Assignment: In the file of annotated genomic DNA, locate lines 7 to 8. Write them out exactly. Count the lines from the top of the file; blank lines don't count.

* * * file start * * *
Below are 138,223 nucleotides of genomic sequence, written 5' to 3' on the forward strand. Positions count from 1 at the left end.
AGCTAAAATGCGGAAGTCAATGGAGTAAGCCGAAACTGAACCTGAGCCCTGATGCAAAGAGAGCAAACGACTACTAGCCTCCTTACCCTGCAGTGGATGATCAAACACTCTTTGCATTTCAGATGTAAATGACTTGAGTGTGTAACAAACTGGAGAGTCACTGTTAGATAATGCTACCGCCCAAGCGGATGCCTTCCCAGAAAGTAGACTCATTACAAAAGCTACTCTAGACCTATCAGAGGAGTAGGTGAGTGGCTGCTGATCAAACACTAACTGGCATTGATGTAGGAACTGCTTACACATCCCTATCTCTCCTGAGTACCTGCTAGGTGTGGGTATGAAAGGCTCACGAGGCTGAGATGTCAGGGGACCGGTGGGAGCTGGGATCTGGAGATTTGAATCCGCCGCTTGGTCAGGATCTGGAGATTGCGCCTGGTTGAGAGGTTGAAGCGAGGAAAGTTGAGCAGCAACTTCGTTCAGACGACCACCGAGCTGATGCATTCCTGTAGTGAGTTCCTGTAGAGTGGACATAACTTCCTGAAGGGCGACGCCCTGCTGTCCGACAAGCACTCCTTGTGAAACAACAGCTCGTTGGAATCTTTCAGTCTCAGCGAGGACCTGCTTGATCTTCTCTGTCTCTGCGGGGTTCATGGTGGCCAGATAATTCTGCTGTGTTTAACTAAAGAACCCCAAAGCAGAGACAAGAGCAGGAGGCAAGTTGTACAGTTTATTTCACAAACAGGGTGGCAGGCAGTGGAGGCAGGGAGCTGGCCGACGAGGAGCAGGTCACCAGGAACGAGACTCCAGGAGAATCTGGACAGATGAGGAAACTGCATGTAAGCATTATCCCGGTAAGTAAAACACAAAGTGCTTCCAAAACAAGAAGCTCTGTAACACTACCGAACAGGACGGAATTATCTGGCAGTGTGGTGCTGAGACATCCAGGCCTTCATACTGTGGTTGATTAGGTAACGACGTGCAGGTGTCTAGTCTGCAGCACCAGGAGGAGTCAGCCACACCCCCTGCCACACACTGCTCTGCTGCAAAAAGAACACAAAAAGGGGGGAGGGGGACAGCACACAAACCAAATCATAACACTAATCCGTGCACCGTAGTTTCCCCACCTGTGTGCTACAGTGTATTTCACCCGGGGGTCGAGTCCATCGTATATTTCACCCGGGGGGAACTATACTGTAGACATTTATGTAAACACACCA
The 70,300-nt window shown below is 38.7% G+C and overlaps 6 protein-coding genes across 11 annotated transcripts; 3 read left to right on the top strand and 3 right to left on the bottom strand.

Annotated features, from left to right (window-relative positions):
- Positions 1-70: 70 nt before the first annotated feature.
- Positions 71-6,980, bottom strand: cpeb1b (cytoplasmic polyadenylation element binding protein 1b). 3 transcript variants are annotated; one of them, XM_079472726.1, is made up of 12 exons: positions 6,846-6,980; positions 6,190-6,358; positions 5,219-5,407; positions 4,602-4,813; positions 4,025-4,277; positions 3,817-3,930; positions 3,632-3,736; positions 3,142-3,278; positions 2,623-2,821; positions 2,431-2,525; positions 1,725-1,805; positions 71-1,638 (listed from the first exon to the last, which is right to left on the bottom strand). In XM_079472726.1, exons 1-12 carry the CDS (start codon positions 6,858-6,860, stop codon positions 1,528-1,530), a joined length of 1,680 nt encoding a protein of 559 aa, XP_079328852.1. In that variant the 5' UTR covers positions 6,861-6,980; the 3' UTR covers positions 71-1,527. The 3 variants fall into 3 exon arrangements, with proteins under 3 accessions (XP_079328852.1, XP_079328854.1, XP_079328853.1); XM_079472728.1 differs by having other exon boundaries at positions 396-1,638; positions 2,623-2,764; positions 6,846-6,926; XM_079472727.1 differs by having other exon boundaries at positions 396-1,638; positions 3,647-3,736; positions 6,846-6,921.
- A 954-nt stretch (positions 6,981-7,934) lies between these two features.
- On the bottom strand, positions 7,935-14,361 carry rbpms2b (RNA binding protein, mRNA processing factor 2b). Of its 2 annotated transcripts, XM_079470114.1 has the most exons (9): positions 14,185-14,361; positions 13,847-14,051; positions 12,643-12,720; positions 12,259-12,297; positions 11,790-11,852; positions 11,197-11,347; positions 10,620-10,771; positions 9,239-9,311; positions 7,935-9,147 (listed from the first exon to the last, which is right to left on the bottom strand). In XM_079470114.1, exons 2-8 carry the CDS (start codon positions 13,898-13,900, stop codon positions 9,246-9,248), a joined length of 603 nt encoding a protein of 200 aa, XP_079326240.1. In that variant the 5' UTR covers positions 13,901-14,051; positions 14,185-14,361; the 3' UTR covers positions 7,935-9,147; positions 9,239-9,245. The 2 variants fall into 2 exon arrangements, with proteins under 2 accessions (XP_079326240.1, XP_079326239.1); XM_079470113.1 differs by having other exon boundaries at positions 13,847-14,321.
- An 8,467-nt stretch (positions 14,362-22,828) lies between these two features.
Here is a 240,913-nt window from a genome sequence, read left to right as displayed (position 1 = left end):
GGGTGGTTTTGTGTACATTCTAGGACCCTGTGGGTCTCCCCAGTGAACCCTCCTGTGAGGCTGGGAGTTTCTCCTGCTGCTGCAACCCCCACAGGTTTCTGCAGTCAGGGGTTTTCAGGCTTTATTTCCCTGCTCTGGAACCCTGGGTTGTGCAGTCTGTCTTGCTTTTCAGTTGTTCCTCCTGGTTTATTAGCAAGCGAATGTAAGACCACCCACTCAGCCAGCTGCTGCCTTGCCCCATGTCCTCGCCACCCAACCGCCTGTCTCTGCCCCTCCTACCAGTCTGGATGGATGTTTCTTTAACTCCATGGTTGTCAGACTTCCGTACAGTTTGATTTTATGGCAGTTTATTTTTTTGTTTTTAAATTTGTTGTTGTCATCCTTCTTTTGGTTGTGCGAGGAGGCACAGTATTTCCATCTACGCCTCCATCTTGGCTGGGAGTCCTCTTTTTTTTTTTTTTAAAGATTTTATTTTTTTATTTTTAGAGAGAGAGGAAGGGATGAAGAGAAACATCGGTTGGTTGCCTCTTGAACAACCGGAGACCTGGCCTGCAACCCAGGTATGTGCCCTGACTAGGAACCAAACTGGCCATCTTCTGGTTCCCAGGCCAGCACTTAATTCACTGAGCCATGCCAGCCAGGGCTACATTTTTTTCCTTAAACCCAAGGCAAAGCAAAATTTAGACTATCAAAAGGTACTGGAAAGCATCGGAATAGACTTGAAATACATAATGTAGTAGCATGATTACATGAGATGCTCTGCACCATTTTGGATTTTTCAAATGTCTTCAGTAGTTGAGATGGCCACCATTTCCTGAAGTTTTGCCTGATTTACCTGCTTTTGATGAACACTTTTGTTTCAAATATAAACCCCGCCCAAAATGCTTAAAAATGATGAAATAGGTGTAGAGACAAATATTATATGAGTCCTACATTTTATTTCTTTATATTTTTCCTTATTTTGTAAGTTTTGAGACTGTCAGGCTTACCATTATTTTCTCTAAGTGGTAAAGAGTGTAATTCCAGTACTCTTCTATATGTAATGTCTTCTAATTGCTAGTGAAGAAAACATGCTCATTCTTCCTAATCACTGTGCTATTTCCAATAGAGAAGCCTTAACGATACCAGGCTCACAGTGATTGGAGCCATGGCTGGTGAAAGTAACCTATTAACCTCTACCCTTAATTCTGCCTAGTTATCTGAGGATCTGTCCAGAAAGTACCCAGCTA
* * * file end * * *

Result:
- A 954-nt stretch (positions 6,981-7,934) lies between these two features.
- On the bottom strand, positions 7,935-14,361 carry rbpms2b (RNA binding protein, mRNA processing factor 2b). Of its 2 annotated transcripts, XM_079470114.1 has the most exons (9): positions 14,185-14,361; positions 13,847-14,051; positions 12,643-12,720; positions 12,259-12,297; positions 11,790-11,852; positions 11,197-11,347; positions 10,620-10,771; positions 9,239-9,311; positions 7,935-9,147 (listed from the first exon to the last, which is right to left on the bottom strand). In XM_079470114.1, exons 2-8 carry the CDS (start codon positions 13,898-13,900, stop codon positions 9,246-9,248), a joined length of 603 nt encoding a protein of 200 aa, XP_079326240.1. In that variant the 5' UTR covers positions 13,901-14,051; positions 14,185-14,361; the 3' UTR covers positions 7,935-9,147; positions 9,239-9,245. The 2 variants fall into 2 exon arrangements, with proteins under 2 accessions (XP_079326240.1, XP_079326239.1); XM_079470113.1 differs by having other exon boundaries at positions 13,847-14,321.